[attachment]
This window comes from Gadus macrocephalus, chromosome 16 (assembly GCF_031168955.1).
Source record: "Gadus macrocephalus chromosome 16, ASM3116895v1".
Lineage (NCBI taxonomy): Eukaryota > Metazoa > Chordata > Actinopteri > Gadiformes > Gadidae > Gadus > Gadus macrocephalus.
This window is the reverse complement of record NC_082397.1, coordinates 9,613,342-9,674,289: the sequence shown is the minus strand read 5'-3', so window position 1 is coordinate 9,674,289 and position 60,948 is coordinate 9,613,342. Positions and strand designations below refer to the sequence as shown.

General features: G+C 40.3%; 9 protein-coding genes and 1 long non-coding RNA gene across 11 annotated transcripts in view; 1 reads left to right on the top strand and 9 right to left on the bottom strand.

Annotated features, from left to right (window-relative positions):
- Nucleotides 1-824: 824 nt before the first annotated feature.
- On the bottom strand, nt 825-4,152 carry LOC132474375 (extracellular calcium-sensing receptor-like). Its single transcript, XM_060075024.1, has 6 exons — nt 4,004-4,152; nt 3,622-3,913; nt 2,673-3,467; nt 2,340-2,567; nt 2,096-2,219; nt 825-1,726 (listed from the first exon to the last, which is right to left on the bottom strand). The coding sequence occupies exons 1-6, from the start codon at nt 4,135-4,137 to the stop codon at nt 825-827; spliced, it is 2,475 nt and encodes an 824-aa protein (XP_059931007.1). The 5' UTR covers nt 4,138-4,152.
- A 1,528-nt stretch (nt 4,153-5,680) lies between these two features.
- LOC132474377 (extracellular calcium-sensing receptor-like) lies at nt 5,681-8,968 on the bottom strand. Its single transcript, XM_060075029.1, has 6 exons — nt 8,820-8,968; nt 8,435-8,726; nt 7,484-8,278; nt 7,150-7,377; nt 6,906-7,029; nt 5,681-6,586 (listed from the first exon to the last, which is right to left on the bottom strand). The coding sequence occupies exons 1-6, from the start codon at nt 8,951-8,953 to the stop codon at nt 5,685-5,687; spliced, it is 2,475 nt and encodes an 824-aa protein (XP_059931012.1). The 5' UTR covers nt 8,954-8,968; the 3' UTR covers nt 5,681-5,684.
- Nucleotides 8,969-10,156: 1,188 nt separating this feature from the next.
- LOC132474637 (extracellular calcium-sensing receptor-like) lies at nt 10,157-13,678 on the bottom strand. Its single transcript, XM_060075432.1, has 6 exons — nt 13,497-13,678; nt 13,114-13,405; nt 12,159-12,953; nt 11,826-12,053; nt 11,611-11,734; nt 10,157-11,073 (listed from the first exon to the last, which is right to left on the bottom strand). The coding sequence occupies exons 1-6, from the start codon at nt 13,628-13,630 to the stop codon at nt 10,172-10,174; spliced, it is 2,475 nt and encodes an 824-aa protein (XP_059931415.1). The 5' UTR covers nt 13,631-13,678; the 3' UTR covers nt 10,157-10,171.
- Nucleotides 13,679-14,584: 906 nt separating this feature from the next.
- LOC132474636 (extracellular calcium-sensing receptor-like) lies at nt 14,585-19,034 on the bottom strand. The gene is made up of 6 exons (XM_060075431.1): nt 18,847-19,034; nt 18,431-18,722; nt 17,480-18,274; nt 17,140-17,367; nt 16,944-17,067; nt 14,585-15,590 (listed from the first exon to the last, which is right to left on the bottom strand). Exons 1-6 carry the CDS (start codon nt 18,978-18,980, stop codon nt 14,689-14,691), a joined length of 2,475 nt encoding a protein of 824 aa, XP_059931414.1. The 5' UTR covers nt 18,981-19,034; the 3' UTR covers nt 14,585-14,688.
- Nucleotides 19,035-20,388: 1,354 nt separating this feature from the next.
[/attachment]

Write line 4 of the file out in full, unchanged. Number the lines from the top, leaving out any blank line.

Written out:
This window is the reverse complement of record NC_082397.1, coordinates 9,613,342-9,674,289: the sequence shown is the minus strand read 5'-3', so window position 1 is coordinate 9,674,289 and position 60,948 is coordinate 9,613,342. Positions and strand designations below refer to the sequence as shown.